Insuring the Learning Curve: Does Subsidized Public Health Insurance Improve Education Achievement?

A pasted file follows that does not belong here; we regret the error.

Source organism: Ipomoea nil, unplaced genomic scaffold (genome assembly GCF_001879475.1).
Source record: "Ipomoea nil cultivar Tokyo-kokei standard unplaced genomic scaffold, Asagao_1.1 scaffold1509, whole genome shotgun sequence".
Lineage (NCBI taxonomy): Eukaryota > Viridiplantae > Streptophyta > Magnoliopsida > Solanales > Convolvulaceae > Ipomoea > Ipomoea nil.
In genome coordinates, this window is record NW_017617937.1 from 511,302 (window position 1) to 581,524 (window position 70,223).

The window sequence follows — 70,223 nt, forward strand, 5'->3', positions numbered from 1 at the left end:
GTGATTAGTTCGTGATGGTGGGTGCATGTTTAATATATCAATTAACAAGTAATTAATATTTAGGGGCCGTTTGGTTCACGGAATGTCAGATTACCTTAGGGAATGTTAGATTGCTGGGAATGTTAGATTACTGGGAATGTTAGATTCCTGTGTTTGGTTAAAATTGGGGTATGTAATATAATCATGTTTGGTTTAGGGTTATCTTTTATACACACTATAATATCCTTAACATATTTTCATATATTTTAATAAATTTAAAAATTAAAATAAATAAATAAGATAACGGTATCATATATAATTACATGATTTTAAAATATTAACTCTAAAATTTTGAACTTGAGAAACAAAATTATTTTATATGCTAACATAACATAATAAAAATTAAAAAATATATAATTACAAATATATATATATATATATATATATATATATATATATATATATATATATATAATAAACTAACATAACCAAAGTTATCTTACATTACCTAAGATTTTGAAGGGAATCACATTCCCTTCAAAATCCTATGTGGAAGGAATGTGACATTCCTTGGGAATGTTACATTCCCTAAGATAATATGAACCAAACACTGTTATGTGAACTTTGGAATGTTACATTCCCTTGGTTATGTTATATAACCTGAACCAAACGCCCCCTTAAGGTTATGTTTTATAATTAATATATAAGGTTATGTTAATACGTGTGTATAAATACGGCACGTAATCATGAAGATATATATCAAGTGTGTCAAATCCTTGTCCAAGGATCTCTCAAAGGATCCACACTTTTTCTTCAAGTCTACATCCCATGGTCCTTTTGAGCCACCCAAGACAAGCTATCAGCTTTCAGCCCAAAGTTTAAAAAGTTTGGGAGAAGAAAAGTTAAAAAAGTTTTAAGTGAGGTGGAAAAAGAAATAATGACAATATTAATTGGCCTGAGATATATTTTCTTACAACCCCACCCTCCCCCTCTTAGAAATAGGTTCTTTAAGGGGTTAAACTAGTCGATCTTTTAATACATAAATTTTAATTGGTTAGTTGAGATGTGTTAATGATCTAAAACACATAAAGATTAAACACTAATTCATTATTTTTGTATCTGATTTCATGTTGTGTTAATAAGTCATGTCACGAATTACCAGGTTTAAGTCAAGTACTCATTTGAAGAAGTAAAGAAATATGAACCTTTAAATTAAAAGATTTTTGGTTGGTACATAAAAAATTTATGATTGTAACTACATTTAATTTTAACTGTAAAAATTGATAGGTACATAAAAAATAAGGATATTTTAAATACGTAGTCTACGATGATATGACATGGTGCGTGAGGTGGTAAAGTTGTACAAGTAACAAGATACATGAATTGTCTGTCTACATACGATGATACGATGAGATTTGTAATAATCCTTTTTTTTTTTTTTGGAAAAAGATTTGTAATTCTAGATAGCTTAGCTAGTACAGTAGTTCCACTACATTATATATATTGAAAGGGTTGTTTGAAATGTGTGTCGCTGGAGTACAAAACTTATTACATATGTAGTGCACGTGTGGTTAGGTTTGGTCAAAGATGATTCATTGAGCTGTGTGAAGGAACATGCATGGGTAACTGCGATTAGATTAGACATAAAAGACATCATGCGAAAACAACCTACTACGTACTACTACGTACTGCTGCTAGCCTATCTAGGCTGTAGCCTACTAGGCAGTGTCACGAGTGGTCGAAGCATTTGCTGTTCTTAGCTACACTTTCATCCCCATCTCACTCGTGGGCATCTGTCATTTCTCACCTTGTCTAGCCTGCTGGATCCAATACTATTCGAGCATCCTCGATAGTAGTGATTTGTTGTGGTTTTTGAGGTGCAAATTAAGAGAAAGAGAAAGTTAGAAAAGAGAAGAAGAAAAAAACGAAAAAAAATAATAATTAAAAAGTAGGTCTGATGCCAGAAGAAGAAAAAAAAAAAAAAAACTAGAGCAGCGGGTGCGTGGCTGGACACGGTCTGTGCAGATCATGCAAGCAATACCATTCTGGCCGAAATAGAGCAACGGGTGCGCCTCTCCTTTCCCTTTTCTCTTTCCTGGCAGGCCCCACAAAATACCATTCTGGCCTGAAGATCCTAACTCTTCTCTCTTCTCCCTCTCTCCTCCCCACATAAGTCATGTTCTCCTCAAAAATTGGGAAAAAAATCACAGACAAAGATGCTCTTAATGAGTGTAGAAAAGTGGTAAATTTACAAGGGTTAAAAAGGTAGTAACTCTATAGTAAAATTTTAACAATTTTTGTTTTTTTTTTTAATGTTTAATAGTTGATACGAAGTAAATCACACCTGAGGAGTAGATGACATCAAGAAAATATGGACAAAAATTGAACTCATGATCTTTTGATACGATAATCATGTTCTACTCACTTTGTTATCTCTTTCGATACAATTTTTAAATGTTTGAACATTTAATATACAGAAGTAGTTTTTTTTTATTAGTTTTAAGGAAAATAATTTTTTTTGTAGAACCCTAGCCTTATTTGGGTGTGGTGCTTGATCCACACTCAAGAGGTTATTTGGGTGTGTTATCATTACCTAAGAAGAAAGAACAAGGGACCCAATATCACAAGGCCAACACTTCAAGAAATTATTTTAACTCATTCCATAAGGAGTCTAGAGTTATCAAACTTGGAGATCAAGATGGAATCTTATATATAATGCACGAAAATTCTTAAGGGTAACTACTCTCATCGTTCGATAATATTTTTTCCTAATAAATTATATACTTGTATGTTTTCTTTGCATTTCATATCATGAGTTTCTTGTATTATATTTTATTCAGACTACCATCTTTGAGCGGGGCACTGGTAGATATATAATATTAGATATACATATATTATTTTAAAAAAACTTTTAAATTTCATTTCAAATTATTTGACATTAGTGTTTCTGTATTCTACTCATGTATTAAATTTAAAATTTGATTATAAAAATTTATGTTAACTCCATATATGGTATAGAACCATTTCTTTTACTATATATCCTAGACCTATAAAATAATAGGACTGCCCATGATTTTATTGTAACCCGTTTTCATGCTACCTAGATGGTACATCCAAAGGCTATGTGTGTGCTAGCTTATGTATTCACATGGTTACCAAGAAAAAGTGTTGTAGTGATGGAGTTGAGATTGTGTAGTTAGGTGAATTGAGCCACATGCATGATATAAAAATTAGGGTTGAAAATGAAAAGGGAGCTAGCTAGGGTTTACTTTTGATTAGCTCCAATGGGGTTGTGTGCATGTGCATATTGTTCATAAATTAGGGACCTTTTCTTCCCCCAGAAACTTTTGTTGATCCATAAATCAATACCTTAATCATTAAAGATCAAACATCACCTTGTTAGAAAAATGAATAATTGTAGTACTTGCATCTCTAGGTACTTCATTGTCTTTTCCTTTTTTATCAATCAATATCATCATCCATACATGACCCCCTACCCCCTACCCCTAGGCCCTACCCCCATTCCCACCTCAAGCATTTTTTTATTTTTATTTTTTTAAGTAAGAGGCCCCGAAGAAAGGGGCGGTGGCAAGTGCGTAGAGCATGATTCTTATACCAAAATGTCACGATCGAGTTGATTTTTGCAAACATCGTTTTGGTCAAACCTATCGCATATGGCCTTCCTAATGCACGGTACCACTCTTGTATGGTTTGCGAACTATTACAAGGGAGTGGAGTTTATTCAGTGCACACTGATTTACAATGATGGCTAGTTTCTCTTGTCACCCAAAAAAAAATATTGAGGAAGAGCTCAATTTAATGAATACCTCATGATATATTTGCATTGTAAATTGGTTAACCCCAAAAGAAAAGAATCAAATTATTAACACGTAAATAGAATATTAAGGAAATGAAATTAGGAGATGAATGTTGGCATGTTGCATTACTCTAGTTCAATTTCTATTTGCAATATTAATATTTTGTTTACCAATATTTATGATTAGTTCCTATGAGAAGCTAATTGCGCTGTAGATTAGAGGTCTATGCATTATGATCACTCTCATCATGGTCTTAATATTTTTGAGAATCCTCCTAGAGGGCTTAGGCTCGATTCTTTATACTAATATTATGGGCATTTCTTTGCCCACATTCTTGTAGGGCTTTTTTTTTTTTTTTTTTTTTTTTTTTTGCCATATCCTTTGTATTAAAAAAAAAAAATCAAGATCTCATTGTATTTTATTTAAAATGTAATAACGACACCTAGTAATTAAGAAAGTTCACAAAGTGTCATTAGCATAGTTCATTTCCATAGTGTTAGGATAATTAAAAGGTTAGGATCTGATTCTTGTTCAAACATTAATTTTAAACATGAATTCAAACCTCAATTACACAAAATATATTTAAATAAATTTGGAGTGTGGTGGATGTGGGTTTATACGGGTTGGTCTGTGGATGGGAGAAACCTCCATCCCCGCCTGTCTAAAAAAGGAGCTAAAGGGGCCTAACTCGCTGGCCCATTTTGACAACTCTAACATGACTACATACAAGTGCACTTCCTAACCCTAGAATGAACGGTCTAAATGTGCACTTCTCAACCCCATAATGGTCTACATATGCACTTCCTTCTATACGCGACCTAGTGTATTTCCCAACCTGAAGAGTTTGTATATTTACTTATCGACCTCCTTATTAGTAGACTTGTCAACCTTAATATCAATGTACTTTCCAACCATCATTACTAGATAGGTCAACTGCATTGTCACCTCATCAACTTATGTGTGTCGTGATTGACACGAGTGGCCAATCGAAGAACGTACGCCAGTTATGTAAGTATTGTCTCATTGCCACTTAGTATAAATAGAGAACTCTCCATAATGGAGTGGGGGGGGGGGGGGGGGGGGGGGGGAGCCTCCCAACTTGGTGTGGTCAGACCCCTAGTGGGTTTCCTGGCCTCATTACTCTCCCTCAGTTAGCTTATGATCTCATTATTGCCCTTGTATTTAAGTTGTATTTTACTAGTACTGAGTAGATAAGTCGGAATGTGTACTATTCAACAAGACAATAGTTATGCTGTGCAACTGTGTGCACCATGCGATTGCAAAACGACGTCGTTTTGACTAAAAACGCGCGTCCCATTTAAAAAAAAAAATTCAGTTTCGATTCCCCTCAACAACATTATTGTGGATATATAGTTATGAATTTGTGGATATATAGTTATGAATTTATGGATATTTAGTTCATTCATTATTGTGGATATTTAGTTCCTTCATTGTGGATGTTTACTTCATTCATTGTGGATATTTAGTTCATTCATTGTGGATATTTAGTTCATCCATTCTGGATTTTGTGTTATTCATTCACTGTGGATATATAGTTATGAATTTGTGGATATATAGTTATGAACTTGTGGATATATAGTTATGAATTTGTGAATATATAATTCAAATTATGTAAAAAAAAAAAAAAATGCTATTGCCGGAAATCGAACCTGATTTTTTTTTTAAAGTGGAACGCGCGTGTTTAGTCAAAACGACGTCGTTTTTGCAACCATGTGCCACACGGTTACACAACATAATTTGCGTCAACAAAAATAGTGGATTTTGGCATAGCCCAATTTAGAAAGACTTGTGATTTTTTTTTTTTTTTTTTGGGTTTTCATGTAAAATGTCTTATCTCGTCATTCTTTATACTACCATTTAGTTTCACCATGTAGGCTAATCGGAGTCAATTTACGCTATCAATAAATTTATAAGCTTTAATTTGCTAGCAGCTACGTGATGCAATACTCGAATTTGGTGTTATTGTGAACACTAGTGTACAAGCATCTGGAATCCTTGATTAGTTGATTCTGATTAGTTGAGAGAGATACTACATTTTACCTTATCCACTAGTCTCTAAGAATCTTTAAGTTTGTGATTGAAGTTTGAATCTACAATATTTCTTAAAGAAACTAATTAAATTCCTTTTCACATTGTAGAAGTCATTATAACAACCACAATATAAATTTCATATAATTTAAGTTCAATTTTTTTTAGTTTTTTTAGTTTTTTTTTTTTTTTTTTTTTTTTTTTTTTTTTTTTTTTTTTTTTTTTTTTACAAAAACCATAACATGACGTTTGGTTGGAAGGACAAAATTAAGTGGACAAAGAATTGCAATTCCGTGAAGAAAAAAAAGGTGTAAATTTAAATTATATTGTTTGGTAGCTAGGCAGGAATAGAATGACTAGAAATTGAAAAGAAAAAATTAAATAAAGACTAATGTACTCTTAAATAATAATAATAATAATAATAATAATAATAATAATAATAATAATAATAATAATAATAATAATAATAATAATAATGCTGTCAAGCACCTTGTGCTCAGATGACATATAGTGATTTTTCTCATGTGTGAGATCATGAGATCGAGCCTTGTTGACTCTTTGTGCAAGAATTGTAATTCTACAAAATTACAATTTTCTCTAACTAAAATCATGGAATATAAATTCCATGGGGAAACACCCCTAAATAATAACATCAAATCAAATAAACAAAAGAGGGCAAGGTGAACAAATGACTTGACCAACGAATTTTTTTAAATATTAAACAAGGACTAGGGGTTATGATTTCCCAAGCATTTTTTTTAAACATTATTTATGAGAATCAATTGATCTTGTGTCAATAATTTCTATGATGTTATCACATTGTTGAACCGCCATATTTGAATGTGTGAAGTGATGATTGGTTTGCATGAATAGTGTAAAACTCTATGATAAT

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The Medicaid public health insurance program provides children with healthcare access and financial protection from unanticipated adverse health events. Previous research demonstrates that Medicaid expansions are associated with increased healthcare utilization, decreased childhood mortality, and decreased personal bankruptcy rates. Less well studied are the secondary spillover benefits of the Medicaid program. This dissertation investigates whether Medicaid eligibility expansions can be linked to improvements in education achievement. This is a salient question for the Medicaid eligible population: children in low-income families have higher rates of chronic illness, are more likely to delay medical care due to cost, and score lower on math and reading assessments. To the extent the Medicaid program improves health and family income outcomes for children, two crucial inputs in the education production function, the Medicaid program may have the capacity to improve the children’s education achievement as well. The first study of the dissertation assesses whether Medicaid eligibility expansions affect out-of-pocket spending on healthcare and healthcare utilization using the restricted-use data from the Medical Expenditures Panel Survey. This highlights the potential mechanisms through which Medicaid expansions are likely to impact education. The second study of the dissertation combines Medicaid eligibility expansion data at the state, year, and age level with restricted-use individual data from the National Assessment of Education Progress. I test for whether Medicaid eligibility expansions at various ages of a child’s life impact test score and school attendance. The third study uses administrative data from the universe of North Carolina public schools from the North Carolina Education Research Data Center. I exploit a discontinuity in Medicaid eligibility exposure created by a Medicaid expansion mandate that only affected children in poverty born after a specific date. This work tests for whether early life Medicaid eligibility affects school grade advancement, test scores, and school absences.